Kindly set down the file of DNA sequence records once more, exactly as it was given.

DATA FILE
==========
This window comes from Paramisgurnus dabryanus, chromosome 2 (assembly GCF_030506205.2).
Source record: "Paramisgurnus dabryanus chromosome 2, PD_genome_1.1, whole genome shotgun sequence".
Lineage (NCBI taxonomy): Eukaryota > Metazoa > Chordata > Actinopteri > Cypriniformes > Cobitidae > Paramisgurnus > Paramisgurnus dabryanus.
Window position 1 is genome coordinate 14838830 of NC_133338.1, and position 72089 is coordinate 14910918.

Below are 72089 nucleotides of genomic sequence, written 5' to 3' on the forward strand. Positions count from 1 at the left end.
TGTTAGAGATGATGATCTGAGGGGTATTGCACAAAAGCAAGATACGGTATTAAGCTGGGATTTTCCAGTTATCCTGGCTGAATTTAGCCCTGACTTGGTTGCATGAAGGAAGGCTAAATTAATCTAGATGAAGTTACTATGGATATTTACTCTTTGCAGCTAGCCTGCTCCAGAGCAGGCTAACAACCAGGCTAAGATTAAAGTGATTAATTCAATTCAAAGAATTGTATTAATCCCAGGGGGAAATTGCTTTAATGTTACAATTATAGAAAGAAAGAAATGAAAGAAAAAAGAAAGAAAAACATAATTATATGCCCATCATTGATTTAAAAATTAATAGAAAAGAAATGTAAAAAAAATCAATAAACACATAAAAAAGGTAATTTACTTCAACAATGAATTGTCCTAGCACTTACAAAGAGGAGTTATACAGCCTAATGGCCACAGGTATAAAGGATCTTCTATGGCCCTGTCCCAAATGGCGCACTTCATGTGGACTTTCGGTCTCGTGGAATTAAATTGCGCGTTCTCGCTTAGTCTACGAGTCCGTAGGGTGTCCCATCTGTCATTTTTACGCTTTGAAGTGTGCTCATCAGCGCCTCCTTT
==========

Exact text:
This window comes from Paramisgurnus dabryanus, chromosome 2 (assembly GCF_030506205.2).
Source record: "Paramisgurnus dabryanus chromosome 2, PD_genome_1.1, whole genome shotgun sequence".
Lineage (NCBI taxonomy): Eukaryota > Metazoa > Chordata > Actinopteri > Cypriniformes > Cobitidae > Paramisgurnus > Paramisgurnus dabryanus.
Window position 1 is genome coordinate 14838830 of NC_133338.1, and position 72089 is coordinate 14910918.

Below are 72089 nucleotides of genomic sequence, written 5' to 3' on the forward strand. Positions count from 1 at the left end.
TGTTAGAGATGATGATCTGAGGGGTATTGCACAAAAGCAAGATACGGTATTAAGCTGGGATTTTCCAGTTATCCTGGCTGAATTTAGCCCTGACTTGGTTGCATGAAGGAAGGCTAAATTAATCTAGATGAAGTTACTATGGATATTTACTCTTTGCAGCTAGCCTGCTCCAGAGCAGGCTAACAACCAGGCTAAGATTAAAGTGATTAATTCAATTCAAAGAATTGTATTAATCCCAGGGGGAAATTGCTTTAATGTTACAATTATAGAAAGAAAGAAATGAAAGAAAAAAGAAAGAAAAACATAATTATATGCCCATCATTGATTTAAAAATTAATAGAAAAGAAATGTAAAAAAAATCAATAAACACATAAAAAAGGTAATTTACTTCAACAATGAATTGTCCTAGCACTTACAAAGAGGAGTTATACAGCCTAATGGCCACAGGTATAAAGGATCTTCTATGGCCCTGTCCCAAATGGCGCACTTCATGTGGACTTTCGGTCTCGTGGAATTAAATTGCGCGTTCTCGCTTAGTCTACGAGTCCGTAGGGTGTCCCATCTGTCATTTTTACGCTTTGAAGTGTGCTCATCAGCGCCTCCTTT